The place for custard tarts is Kember & Jones on Byres Road. For ice cream, go a little further along and cross the road to Nardini's, younger brother of the legendary Largs establishment. For coffee, All That Is Solid on Osborne Street and the sleek, slightly smug Hyndland Fox on Clarence Drive are excellent.



Lydia Evans
Interior at the Kelvingrove Café
Glasgow may have a reputation among drinks snobs as 'not really a cocktail kind of town', but there's no desperate shortage of places to find a good cocktail. The bar at Blythswood Square hotel may have slipped from the eminence it enjoyed a few years back, but it's still going gangbusters. The Bootleg at The Corinthian Club on Ingram Street is part of a club-casino-bar-restaurant affair that sprawls over several floors of an old mansion in the Merchant City, which must be seen to be believed - the scale is so wrong it's right.


The Lab on Springfield Court has tables with names such as The Periodic Table and The 12 Times Table, and serves clever cocktails in test tubes (at £5 for five, it's an experiment that couldn't possibly go wrong). There are no books at the Hillhead Bookclub on Vinicombe Street but there are retro video games, ping-pong tables, a lady who teaches embroidery on Tuesdays, £3 Strawberry Mojitos, and Bloody Marys served in old gramophones. TheKelvingrove Café is a converted ice-cream parlour on Argyle Street in hipster-friendly Finnieston, run by mixologist Mal Spence, late of the Blythswood, who insists on making his own ice using '1930s techniques' (freezing water presumably among them).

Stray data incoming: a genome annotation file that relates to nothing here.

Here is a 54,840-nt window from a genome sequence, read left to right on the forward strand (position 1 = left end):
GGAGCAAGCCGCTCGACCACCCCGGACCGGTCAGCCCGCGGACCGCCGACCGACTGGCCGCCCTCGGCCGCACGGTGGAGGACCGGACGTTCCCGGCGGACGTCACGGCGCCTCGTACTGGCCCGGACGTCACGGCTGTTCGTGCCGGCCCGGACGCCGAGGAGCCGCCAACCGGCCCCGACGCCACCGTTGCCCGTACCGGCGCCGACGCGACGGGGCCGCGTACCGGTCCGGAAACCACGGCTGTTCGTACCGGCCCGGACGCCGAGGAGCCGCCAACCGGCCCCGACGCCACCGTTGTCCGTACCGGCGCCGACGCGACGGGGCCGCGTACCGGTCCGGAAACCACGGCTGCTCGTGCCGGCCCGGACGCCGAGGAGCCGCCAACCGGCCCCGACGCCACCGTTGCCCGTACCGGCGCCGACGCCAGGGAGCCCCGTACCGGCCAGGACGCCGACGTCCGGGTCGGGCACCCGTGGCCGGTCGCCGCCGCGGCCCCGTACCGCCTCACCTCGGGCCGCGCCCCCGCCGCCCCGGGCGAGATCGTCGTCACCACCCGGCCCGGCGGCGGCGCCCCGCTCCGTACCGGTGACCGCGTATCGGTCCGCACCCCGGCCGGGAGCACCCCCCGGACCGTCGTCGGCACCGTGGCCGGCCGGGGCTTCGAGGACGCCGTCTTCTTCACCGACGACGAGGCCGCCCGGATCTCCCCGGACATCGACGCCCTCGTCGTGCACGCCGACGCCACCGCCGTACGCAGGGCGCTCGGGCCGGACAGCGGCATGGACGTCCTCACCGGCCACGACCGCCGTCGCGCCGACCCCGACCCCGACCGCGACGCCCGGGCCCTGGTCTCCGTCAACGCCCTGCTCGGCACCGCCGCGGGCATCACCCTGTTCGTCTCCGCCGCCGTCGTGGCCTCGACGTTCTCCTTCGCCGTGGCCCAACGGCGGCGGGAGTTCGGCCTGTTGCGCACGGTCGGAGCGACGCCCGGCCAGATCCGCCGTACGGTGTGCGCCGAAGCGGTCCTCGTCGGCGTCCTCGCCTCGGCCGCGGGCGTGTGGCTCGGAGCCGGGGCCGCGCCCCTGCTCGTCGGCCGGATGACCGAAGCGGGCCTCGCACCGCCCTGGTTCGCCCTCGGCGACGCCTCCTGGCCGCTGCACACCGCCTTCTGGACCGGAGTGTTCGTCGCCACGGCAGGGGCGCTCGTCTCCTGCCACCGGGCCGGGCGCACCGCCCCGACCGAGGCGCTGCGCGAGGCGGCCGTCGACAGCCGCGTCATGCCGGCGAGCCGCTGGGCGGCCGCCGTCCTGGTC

If you plan to keep things simple and stick with whisky, head for The Pot Still, an old-school boozer on Hope Street that specialises in malts, of which they claim to stock several hundred. So much for the plan to keep things simple.